Table_4_Red Clover (Trifolium pratense) and Zigzag Clover (T. medium) – A Picture of Genomic Similarities and Differences.DOCX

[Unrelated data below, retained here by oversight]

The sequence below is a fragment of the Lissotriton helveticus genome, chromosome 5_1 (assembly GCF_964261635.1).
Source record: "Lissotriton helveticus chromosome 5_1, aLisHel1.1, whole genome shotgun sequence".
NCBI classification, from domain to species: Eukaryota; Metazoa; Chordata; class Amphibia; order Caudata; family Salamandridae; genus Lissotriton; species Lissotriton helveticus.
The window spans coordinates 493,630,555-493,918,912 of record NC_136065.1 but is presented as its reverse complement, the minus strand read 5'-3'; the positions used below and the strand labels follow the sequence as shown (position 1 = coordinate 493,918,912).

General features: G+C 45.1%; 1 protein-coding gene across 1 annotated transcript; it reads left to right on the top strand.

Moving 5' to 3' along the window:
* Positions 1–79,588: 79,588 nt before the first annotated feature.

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The genus clover (Trifolium sp.) is one of the most economically important genera in the Fabaceae family. More than 10 species are grown as manure plants or forage legumes. Red clover’s (T. pratense) genome size is one of the smallest in the Trifolium genus, while many clovers with potential breeding value have much larger genomes. Zigzag clover (T. medium) is closely related to the sequenced red clover; however, its genome is approximately 7.5x larger. Currently, almost nothing is known about the architecture of this large genome and differences between these two clover species. We sequenced the T. medium genome (2n = 8x = 64) with ∼23× coverage and managed to partially assemble 492.7 Mbp of its genomic sequence. A thorough comparison between red clover and zigzag clover sequencing reads resulted in the successful validation of 7 T. pratense- and 45 T. medium-specific repetitive elements. The newly discovered repeats led to the set-up of the first partial T. medium karyotype. Newly discovered red clover and zigzag clover tandem repeats were summarized. The structure of centromere-specific satellite repeat resembling that of T. repens was inferred in T. pratense. Two repeats, TrM300 and TrM378, showed a specific localization into centromeres of a half of all zigzag clover chromosomes; TrM300 on eight chromosomes and TrM378 on 24 chromosomes. A comparison with the red clover draft sequence was also used to mine more than 105,000 simple sequence repeats (SSRs) and 1,170,000 single nucleotide variants (SNVs). The presented data obtained from the sequencing of zigzag clover represent the first glimpse on the genomic sequence of this species. Centromeric repeats indicated its allopolyploid origin and naturally occurring homogenization of the centromeric repeat motif was somehow prevented. Using various repeats, highly uniform 64 chromosomes were separated into eight types of chromosomes. Zigzag clover genome underwent substantial chromosome rearrangements and cannot be counted as a true octoploid. The resulting data, especially the large number of predicted SSRs and SNVs, may have great potential for further research of the legume family and for rapid advancements in clover breeding.
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